We have had such great turnout from so many different celebrities and friends reading to our Young Athletes! Today, we bring you a special book reading! Chicago native and Criminal Minds actor Joe Mantegna reads Baby’s Day Out! And you might just catch a glimpse of him in the movie too. Thanks Joe!
9th Annual NBA Cares Special Olympics Unified Basketball All-Star Game
By Daniel Smrokowski, Sargent Shriver International Global Messenger & Special Olympics Illinois Athlete Leader
On Friday, February 14, I had an opportunity to be an athlete reporter at the 9th annual NBA Cares Special Olympics Unified Basketball Game at NBA All-Star 2020 in Chicago. I attended this event, along with my SSIGM mentor & Chief Marketing Officer from Special Olympics Illinois (SOILL) Chris Winston and two other marketing & communications staff from SO Illinois, Alex & Bridget. During the Unified game, we sat courtside to watch the exciting game. I was honored and grateful to attend this star-studded sporting event, especially since basketball is one of my favorite sports in Special Olympics to compete in.
This Special Olympics Unified Game took place at the Wintrust Arena on Chicago’s south side during NBA All-Star Week, right before the Celebrity Game. In case you missed the thrilling #NBAAllStar2020 Unified game in the Windy City, the action was streamed live on the NBA’s Facebook page.
We had ten fellow Special Olympics athletes from across our Special Olympics North America Region, one athlete from Special Olympics Belgium (SO Europe-Eurasia Region), and one athlete from Special Olympics South Korea (Special Olympics East Asia Region). The teams were divided into two — the East Team (Home) and the West Team (Away). Both teams consisted of five Special Olympics athletes per team and celebrity Unified partners. Each team also had volunteer celebrity coaches. The number “24” was branded on the upper left breast of every athlete’s uniform in honor of the late Kobe Bryant, former L.A. Lakers professional athlete.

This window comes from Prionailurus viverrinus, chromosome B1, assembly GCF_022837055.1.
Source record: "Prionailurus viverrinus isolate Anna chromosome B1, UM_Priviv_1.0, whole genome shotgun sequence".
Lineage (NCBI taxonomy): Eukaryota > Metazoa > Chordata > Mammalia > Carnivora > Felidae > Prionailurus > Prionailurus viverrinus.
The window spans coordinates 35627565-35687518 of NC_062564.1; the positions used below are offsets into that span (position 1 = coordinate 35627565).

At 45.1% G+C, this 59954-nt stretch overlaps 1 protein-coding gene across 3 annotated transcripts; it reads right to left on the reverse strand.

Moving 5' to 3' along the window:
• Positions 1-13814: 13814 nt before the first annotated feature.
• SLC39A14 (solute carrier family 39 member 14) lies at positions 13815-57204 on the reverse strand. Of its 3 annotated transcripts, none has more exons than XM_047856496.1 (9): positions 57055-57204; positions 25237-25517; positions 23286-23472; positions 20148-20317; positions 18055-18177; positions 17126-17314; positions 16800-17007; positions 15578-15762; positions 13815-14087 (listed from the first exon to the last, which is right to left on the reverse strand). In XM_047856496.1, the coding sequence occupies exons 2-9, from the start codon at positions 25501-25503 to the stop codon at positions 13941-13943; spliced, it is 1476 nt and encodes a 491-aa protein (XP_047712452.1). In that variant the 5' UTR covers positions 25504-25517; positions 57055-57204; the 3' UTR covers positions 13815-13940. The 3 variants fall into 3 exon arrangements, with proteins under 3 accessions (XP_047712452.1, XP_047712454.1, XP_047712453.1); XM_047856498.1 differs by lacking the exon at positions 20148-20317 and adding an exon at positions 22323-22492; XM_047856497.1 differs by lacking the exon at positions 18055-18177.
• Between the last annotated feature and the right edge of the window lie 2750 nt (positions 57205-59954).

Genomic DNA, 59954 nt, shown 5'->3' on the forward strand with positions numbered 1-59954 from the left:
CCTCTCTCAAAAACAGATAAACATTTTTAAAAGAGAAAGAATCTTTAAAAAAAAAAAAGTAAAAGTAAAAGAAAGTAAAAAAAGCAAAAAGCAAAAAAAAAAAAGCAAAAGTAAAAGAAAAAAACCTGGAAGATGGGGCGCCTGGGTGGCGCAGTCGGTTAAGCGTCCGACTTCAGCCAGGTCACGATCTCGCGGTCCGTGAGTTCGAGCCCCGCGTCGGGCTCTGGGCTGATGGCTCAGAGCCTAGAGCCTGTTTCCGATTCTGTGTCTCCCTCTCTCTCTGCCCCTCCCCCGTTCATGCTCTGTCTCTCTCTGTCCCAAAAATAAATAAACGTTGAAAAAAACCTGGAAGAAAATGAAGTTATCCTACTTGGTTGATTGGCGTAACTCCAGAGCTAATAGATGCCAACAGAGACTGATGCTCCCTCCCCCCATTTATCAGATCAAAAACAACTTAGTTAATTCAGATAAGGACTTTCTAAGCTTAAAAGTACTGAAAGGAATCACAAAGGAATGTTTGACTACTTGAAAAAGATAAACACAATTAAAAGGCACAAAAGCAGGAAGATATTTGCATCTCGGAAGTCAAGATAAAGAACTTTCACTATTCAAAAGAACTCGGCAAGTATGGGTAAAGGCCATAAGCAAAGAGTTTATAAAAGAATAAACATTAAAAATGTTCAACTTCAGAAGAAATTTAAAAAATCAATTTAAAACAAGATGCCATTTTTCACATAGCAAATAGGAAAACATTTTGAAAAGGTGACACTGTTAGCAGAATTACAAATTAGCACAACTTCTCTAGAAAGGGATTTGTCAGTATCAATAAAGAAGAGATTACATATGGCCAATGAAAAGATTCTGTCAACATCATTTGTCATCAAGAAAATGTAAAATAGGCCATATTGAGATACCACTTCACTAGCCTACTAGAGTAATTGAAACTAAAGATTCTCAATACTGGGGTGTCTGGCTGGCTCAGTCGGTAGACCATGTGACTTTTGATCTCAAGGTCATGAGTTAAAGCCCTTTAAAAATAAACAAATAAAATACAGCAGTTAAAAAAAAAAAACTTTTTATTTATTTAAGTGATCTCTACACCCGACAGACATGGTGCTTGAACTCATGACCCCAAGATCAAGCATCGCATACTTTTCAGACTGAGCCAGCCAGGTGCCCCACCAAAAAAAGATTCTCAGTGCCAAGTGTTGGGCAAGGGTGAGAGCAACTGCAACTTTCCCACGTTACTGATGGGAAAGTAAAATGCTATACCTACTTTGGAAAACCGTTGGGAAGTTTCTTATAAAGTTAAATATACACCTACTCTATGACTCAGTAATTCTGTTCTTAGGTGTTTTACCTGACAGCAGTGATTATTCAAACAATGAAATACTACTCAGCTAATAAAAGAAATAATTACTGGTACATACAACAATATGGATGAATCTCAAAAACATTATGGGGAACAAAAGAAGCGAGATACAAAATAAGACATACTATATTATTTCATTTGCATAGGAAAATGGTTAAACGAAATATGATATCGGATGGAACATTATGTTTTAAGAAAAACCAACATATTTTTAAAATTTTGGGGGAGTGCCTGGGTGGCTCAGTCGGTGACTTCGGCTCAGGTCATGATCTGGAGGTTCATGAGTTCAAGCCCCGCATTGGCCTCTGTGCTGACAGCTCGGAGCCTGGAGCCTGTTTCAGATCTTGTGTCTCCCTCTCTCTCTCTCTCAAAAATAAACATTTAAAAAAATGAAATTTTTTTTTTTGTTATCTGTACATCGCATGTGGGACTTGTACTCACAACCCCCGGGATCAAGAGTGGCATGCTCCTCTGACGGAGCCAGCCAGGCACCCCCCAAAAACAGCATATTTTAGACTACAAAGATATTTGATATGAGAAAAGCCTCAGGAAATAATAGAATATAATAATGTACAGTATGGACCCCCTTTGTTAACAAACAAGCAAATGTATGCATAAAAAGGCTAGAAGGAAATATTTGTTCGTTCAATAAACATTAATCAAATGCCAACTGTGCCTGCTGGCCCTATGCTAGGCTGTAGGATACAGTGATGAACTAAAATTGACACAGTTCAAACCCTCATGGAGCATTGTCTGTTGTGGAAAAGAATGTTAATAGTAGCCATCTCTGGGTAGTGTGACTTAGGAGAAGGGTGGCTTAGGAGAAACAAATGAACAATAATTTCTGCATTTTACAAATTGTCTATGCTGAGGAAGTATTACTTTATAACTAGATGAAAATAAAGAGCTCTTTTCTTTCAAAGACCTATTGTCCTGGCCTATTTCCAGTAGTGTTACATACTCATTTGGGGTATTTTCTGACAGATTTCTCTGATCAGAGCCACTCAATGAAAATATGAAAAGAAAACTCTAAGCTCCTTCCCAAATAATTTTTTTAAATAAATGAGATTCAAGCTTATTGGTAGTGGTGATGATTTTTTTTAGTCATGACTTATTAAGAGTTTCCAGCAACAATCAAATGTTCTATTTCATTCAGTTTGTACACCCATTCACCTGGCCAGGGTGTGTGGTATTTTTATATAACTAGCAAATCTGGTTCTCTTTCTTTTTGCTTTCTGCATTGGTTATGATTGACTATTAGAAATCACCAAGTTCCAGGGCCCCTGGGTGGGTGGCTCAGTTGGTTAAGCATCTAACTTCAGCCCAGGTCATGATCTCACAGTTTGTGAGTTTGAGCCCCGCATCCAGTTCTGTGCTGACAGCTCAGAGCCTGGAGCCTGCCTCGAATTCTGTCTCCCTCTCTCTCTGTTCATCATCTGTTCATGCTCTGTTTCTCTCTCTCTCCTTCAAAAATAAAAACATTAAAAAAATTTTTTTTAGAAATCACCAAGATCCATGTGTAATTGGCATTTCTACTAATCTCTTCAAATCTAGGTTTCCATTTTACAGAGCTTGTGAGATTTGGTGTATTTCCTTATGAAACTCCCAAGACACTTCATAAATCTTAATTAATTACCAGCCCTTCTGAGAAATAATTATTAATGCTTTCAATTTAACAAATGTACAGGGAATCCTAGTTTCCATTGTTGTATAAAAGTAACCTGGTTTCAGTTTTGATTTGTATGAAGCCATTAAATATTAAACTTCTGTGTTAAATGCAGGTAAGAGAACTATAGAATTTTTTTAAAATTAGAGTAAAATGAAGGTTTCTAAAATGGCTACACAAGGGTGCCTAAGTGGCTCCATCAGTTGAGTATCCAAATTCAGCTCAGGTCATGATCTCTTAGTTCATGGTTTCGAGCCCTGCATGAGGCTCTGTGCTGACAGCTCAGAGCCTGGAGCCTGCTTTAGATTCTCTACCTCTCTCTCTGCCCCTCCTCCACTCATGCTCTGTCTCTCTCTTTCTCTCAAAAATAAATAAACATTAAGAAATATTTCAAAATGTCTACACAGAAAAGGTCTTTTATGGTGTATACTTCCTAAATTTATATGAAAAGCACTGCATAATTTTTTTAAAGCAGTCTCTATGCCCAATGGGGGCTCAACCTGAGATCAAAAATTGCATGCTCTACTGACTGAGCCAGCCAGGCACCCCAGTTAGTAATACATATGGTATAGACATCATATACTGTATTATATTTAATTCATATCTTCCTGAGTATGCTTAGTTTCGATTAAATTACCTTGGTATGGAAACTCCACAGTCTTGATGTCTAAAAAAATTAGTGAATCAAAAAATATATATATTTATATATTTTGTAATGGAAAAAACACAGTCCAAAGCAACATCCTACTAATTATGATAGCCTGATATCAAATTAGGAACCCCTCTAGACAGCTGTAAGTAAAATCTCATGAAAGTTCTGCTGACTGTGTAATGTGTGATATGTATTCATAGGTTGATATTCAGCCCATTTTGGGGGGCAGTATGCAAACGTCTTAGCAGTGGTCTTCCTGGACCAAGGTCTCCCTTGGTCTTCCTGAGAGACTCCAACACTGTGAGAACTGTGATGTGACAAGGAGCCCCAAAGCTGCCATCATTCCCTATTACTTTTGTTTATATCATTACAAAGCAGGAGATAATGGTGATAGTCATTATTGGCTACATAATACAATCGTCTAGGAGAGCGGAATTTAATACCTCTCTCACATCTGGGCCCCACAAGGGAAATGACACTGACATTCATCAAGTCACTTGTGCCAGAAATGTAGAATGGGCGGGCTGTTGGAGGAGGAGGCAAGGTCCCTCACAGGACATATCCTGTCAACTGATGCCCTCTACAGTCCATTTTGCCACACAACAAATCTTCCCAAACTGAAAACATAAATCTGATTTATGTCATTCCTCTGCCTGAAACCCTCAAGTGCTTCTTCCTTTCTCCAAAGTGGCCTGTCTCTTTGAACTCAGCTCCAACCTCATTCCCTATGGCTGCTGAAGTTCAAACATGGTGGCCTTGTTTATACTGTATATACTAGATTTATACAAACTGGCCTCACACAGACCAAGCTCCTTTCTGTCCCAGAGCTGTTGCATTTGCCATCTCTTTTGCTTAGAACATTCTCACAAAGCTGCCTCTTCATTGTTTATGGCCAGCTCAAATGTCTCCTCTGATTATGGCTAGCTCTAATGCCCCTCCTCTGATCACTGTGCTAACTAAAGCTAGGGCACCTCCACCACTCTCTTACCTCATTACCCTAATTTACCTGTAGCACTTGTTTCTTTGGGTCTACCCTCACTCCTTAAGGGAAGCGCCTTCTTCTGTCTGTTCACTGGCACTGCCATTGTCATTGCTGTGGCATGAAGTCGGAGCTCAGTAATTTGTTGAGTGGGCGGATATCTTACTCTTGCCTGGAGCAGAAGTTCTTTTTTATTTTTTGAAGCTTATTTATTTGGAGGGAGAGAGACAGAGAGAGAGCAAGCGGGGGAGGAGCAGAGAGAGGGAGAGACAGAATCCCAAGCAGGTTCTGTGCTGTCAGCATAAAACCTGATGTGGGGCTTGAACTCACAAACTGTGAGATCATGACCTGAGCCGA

Sean Annan, fellow Special Olympics athlete, traveled from his home which is 20 miles from Vancouver, Canada. Sean regularly competes with his team from Special Olympics British Columbia in his Langley program. In addition to basketball, Sean competes in golf. He also competes on a regular softball team.
“It’s a once-in-a-life-time [experience],” said Sean in a post-game interview near the locker rooms. “It’s really special meeting new people from different places [and] I’m having fun, that’s what it’s all about.”
Watch my full postgame interview with Sean on SCTV, the digital television platform on Special Chronicles LIVE: https://youtu.be/iUbVDrZqka0
Directly from our home state of Special Olympics Illinois, USA, fellow Special Olympics athlete Carrie Nykiel didn’t have to travel far as she competes right in the Chicago area. Carrie competes in mostly every sport including volleyball, softball, and powerlifting.
“It was an amazing, great experience, [and] first time doing it,” said Carrie during a postgame interview after an excellent star-studded Unified basketball game during the NBA All-Star 2020.
Watch the full postgame interview I hosted with Carrie LIVE from the Wintrust Arena on Special Chronicles LIVE and airing on SCTV: https://youtu.be/jGuB0lIxQeo
For those who have attended any of our many Special Olympics events, our movement is driven by more than 1.1 million volunteers donating their time and expertise. That’s true for Andy Grammer, triple-platinum singer/songwriter, who stepped up this year as a volunteer coach for the 2020 NBA Cares Special Olympics Unified Basketball game.
Moments after the game, I had an opportunity to ask Andy about his experiences serving as a coach for this Special Olympics Unified Sports event.
“It’s the way it makes your heart feel,” said Andy about what the Inclusion Revolution means to him. “This is the best place to be.”
In memory of the late Kobe Bryant from the Los Angeles Lakers NBA team who had passed away a few weeks prior to this year’s NBA All-Star Week, our Special Olympics Unified Game concluded in an exciting moment that paid tribute to Kobe.